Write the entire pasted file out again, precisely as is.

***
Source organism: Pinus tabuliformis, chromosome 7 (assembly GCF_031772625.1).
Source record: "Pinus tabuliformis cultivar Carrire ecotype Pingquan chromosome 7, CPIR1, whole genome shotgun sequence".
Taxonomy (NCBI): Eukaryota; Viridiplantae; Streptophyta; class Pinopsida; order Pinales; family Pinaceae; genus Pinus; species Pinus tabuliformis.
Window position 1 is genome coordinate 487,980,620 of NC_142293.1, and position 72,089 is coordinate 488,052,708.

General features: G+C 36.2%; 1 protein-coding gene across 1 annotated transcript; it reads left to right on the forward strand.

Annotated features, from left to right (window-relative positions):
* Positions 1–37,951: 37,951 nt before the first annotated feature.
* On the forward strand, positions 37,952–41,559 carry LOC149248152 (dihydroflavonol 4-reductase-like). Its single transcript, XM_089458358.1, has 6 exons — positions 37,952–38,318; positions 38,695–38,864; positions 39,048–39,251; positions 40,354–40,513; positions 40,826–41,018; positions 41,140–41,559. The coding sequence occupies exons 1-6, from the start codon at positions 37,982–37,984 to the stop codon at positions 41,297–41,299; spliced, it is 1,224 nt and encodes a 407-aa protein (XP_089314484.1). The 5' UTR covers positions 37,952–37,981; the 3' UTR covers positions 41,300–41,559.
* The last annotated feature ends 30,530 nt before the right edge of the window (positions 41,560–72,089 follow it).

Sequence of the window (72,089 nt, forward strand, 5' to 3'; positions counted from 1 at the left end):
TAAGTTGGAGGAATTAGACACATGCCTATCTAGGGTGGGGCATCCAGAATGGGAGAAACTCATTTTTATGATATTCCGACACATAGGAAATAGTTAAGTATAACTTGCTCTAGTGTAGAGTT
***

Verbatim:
Source organism: Pinus tabuliformis, chromosome 7 (assembly GCF_031772625.1).
Source record: "Pinus tabuliformis cultivar Carrire ecotype Pingquan chromosome 7, CPIR1, whole genome shotgun sequence".
Taxonomy (NCBI): Eukaryota; Viridiplantae; Streptophyta; class Pinopsida; order Pinales; family Pinaceae; genus Pinus; species Pinus tabuliformis.
Window position 1 is genome coordinate 487,980,620 of NC_142293.1, and position 72,089 is coordinate 488,052,708.

General features: G+C 36.2%; 1 protein-coding gene across 1 annotated transcript; it reads left to right on the forward strand.

Annotated features, from left to right (window-relative positions):
* Positions 1–37,951: 37,951 nt before the first annotated feature.
* On the forward strand, positions 37,952–41,559 carry LOC149248152 (dihydroflavonol 4-reductase-like). Its single transcript, XM_089458358.1, has 6 exons — positions 37,952–38,318; positions 38,695–38,864; positions 39,048–39,251; positions 40,354–40,513; positions 40,826–41,018; positions 41,140–41,559. The coding sequence occupies exons 1-6, from the start codon at positions 37,982–37,984 to the stop codon at positions 41,297–41,299; spliced, it is 1,224 nt and encodes a 407-aa protein (XP_089314484.1). The 5' UTR covers positions 37,952–37,981; the 3' UTR covers positions 41,300–41,559.
* The last annotated feature ends 30,530 nt before the right edge of the window (positions 41,560–72,089 follow it).

Sequence of the window (72,089 nt, forward strand, 5' to 3'; positions counted from 1 at the left end):
TAAGTTGGAGGAATTAGACACATGCCTATCTAGGGTGGGGCATCCAGAATGGGAGAAACTCATTTTTATGATATTCCGACACATAGGAAATAGTTAAGTATAACTTGCTCTAGTGTAGAGTT